Although currently considered the ‘gold standard’, tissue biopsies are not without limitations. Thus, in recent years, a new alternative, liquid biopsy, has gained attention. When cells die, they release their DNA (so-called cell free DNA, cfDNA) into the bloodstream. For tumour cells that die after therapy, the cfDNA contains mutations that could be detected and analysed with PCR or sequencing tools for non-invasive diagnosis.
However, the sensitivity and clinical information provided by liquid biopsy is less clear, prompting the group to investigate further. By collaborating with partners at the Heidelberg Thoraxklinik, the DKFZ researchers recruited a focused cohort of 16 lung cancer patients, all carrying prominent mutations, and were undergoing tyrosine kinase inhibitor (TKI) treatment. Over a period of up to two years, the researchers collected sequential blood plasma samples from each patient and extracted the DNA.
By analysing the data, the scientists made three interesting observations. First, the number of mutated alleles in patients changed according to the clinical course of the disease. For example, in one patient, the initiation of TKI therapy was paralleled by a drastic and immediate (within 26 hours) rise of mutated cfDNA in the blood plasma, probably indicative of an effective therapy response that resulted in many cancer cell deaths. Interestingly, this ‘peak’ declined shortly afterwards, suggesting that TKI therapy had its greatest impact only during the first few days of treatment.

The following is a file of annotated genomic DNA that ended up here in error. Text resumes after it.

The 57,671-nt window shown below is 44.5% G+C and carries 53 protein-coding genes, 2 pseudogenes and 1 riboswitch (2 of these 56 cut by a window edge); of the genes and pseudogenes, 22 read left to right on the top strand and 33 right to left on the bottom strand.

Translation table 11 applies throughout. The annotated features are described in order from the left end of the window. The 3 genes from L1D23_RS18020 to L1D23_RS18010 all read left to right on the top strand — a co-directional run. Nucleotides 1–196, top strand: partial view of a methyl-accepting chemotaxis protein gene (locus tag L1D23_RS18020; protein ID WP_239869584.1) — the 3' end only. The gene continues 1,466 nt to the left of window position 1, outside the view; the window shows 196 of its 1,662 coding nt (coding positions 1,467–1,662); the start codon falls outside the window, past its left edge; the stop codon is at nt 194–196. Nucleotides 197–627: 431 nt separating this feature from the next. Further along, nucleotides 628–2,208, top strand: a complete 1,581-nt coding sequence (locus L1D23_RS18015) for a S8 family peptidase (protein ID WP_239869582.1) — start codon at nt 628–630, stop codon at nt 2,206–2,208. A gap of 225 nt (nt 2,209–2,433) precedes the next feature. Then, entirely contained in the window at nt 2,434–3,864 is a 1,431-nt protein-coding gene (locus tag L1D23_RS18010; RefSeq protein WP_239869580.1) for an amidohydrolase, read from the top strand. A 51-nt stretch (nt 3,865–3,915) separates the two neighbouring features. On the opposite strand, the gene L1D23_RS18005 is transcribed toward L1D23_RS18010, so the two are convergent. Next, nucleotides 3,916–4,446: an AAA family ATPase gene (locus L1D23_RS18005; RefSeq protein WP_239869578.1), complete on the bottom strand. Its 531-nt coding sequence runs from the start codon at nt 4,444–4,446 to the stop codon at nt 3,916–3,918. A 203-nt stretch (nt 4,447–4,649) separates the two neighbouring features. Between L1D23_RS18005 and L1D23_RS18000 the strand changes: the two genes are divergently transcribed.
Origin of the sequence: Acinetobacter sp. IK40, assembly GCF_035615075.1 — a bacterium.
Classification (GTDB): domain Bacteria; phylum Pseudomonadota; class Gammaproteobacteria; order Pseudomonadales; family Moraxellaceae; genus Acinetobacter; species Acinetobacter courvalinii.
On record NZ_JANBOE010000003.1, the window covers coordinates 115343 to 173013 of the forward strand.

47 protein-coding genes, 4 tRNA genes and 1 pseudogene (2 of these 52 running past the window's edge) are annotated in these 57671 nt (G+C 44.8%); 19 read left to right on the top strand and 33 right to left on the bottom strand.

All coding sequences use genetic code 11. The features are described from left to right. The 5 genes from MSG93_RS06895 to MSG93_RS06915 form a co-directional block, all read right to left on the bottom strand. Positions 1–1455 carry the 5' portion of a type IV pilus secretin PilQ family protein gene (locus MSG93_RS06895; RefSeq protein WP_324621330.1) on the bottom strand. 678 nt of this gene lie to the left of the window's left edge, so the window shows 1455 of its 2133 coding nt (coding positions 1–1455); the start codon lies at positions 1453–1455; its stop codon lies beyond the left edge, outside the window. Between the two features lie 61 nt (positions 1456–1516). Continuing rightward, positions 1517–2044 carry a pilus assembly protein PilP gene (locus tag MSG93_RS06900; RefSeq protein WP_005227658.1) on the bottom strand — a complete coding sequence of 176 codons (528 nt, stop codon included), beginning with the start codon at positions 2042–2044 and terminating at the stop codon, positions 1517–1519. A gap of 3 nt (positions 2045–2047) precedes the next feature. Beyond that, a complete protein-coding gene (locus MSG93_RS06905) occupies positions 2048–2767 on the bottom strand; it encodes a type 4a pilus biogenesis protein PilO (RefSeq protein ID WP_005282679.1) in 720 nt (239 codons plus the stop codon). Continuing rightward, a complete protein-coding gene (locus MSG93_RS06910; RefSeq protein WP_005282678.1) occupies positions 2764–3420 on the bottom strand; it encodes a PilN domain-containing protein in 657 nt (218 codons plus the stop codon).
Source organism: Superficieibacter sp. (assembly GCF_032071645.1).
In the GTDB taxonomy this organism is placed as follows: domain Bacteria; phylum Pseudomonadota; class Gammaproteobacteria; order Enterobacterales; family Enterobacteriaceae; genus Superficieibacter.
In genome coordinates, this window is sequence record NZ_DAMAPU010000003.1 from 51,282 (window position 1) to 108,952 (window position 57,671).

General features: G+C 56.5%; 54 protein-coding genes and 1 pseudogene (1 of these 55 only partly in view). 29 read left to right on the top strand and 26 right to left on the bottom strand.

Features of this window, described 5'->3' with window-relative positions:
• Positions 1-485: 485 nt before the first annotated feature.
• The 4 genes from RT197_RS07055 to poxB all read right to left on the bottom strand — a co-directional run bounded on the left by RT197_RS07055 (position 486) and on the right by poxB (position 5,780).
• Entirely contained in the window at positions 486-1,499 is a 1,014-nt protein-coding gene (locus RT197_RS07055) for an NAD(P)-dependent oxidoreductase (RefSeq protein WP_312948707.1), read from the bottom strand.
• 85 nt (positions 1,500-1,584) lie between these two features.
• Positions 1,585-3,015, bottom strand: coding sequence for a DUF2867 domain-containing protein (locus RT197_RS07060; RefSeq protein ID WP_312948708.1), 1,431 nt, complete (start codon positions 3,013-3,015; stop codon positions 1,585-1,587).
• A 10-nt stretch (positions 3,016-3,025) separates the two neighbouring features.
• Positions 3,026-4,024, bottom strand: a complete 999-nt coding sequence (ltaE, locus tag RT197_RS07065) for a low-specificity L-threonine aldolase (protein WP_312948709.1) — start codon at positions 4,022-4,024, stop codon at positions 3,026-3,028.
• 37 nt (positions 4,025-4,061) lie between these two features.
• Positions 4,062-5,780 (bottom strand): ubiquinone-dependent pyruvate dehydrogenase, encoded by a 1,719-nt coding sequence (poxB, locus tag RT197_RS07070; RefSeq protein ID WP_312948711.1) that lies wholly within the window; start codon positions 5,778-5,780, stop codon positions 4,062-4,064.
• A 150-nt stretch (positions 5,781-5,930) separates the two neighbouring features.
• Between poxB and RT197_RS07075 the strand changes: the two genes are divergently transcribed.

Secondly, the researchers found that low, or absent levels of mutated cfDNA associated with sustained periods where the disease remained under control and the tumour did not grow. Finally, in patients whose tumour relapsed and who died soon afterwards, the mutated cfDNA levels were found to be increasing rapidly over short timeframes.
These findings highlight liquid biopsy’s sensitivity in detecting and reflecting tumour changes in real time, while providing the advantages of being less invasive. The molecular data provided by this method might also help inform physicians to make earlier decisions on therapeutic strategies.